Former IT employee accessed data of over 1 million US patients


Clinic

Geisinger, a prominent healthcare system in Pennsylvania, has announced a data breach involving a former employee of Nuance, an IT services provider contracted by the organization.

Geisinger is a non-profit organization that operates 134 care sites, ten hospitals, and the Geisinger Health Plan, serving a total of 1.2 million people. It employs 26,000 staff, including 1,600 doctors, and is considered one of Pennsylvania’s most important organizations.

An announcement published earlier this week explains that in November 2023, Geisinger detected unauthorized access to its patients’ database by a former Nuance employee.

Nuance was promptly informed and took action to block the former employee’s access to Geisinger’s systems holding patient records.

“On Nov. 29, 2023, Geisinger discovered and immediately notified Nuance that a former Nuance employee had accessed certain Geisinger patient information two days after the employee had been terminated,” reads the announcement.

“Upon learning this, Nuance permanently disconnected its former employee’s access to Geisinger’s records.”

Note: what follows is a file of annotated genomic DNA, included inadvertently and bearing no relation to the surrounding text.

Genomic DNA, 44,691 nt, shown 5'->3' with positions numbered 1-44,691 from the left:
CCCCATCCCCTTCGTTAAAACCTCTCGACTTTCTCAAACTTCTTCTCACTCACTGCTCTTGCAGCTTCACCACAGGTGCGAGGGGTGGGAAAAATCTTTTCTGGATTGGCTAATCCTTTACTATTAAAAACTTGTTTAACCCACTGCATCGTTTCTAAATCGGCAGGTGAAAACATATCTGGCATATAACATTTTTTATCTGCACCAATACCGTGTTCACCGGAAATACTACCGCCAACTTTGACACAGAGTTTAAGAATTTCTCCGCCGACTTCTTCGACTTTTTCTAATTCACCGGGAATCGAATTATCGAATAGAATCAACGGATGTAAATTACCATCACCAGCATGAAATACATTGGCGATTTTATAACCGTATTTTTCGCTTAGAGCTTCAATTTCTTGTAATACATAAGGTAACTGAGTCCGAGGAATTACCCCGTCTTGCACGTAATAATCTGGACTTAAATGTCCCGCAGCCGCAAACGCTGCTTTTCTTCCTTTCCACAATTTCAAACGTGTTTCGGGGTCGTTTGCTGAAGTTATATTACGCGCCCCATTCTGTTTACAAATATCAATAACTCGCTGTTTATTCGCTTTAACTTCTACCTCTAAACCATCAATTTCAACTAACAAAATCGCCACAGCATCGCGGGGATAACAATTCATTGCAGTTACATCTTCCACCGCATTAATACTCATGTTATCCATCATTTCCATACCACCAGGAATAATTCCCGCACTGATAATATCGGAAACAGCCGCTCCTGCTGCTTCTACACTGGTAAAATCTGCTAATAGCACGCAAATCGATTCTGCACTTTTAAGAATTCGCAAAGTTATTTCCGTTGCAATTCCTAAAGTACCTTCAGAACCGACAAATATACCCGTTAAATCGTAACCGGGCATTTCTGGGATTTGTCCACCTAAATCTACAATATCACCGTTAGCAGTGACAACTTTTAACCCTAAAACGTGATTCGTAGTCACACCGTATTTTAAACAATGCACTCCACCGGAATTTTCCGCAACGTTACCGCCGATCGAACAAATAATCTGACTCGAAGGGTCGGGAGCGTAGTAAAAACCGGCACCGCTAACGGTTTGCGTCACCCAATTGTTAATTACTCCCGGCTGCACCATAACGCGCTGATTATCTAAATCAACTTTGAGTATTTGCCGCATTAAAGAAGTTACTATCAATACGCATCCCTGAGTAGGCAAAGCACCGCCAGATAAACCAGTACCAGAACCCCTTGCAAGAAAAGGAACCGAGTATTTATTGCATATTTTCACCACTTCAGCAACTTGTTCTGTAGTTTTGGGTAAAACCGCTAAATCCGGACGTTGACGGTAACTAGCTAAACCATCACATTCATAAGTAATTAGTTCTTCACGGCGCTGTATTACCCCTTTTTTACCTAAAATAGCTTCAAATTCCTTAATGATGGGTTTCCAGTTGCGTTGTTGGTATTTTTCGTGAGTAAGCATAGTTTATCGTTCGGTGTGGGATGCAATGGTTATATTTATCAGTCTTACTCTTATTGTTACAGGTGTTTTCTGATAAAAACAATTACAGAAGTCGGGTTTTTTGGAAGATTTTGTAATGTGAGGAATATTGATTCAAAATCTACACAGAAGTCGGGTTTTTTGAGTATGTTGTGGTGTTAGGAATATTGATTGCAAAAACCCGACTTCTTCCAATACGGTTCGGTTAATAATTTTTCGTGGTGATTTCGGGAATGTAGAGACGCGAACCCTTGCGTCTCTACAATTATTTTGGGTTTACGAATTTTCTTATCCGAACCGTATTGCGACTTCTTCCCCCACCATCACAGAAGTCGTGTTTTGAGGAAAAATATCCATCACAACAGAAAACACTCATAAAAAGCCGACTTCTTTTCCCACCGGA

Subsequently, Nuance informed the law enforcement authorities accordingly, and the former employee was arrested and charged.

According to the company’s investigation, the following information was compromised:

  • Full name
  • Phone number
  • Date of birth
  • Address
  • Admit and discharge or transfer code
  • Medical record number
  • Race and gender
  • Facility name abbreviation

The exact data types exposed varies per person, depending on what services they got through Geisinger.

This incident did not impact insurance information, credit card details, bank account number, Social Security Number (SSN), and other financial data.

It is unclear how exactly the former employee attempted to exploit the stolen data, or if it has been disseminated already to cybercriminals, so potentially impacted people are advised to remain vigilant.

Typically, sacked employees who access systems using non-revoked accounts/credentials do so out of spite, aiming to cause reputation and business damage.

Geisinger suggests that people who are notified about the breach carefully review their statements and notify their health insurers immediately if they see entries they don’t recognize.

Law firm Lynch Carpenter has already announced an investigation on the scope of the incident, exploring the potential for a class action lawsuit against Geisinger.

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